SPOILER WARNING: The following feature contains massive spoilers for Morbius. If you have not yet seen the film, proceed at your own risk!
To compete with all of the other superhero franchises in Hollywood right now, Sony's Spider-Man Universe is working on building a foundation. It started with the two Venom movies, but now the name of the game is expansion, and that’s where Morbius comes in. Starring Jared Leto, Matt Smith, Adria Arjona, Tyrese Gibson, and Al Madrigal, the movie is now the third feature in the shared canon, and it sports a conclusion that clearly indicates plans to develop sequels and further establish the titular anti-hero.
Discussion of the two stinger scenes in the film can be found in our end credits scenes explainer; here you’ll find a recap of what actually plays out in the third act of the movie, and dig into what the Morbius ending could mean for a sequel and the canon at large. To start, let’s do a bit of a refresher on what actually happens at the end of the story…
What Happens At The End Of Morbius
The third act action of Morbius kicks off when Dr. Michael Morbius gets a call from Dr. Nicholas, who is clearly on the edge of death. The living vampire saunters over to Milo’s apartment, and arrives just in time to witness his father figure’s final breaths and receive the whispered message, “You have to stop him.”
Not only has Milo killed Dr. Nicholas, but he has kidnapped Dr. Martine Bancroft, and is holding her hostage on a rooftop. Morbius uses his ill-defined echolocation ability to find them, and then flies to their location. He is too late, however, as Milo slits her throat. The living vampire kisses her, and she bites his lip – swallowing some of his blood. Her last words are for Morbius to, “make it mean something,” and as she dies the protagonist drains her blood.
Milo slashes at Morbius and the two monsters tumble off the roof and down literally through the street below, ending up in some kind of vast underground cavern. As Milo stands around basking in his own ego, the eponymous character reveals a new power not previously established: creating vibrations that summon bats. Thousands of the flying rodents come swooping in, and while the villain has the same DNA as the film’s hero, they apparently don’t view him the “brother” they see Morbius as.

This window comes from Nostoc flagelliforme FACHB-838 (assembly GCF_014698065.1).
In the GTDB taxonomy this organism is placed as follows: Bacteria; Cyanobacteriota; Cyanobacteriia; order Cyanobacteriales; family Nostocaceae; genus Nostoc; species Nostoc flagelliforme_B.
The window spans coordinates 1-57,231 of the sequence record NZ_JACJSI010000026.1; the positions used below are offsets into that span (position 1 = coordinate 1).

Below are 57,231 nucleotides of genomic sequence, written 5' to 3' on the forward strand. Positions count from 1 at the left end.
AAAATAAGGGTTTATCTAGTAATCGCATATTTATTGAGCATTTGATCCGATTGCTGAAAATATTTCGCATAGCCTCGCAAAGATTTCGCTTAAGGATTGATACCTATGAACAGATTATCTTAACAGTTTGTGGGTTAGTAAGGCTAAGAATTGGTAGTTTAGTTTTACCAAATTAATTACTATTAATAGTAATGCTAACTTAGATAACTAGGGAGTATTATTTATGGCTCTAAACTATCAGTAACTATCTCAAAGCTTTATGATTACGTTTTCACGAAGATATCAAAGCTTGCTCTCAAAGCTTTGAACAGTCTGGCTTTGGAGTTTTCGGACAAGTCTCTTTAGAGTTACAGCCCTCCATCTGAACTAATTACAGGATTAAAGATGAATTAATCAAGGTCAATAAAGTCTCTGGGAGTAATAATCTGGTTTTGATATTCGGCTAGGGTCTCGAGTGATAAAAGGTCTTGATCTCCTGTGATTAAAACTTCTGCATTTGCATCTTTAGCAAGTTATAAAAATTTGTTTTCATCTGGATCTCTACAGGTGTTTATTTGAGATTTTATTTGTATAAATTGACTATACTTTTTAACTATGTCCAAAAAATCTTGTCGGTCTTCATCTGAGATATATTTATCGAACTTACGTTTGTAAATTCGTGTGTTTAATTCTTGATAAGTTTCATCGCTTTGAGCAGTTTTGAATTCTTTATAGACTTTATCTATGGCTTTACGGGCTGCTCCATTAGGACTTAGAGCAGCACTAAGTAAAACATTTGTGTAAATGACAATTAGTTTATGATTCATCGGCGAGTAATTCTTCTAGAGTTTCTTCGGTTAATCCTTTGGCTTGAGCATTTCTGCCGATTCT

While the fuzzy creatures swarm around, Morbius uses it as a distraction so that he can launch himself at Milo and inject him with the special serum he created that would kill both a vampire bat and a human. The antagonist recounts childhood memories, such as the fact that Morbius gave him the name “Milo,” and then he dies.
Above ground, Agent Stroud and Agent Rodriguez are on the scene, and witness a flurry of bats fly up from the whole in the street – Morbius flying among them. Dr. Bancroft violently wakes up, and the lead character flies in the sky above New York City as the title card splashes on screen.
What Does The Ending Mean For Dr. Martine Bancroft?
With Morbius being an origin movie, a significant amount of runtime is dedicated to establishing the titular character’s special abilities and how his powers work. He can fly, summon bats, and use echolocation, and he has enhanced speed and strength. As we learn in the final seconds of the film, he evidently also has the ability to bring people back from the dead/turn others into vampires.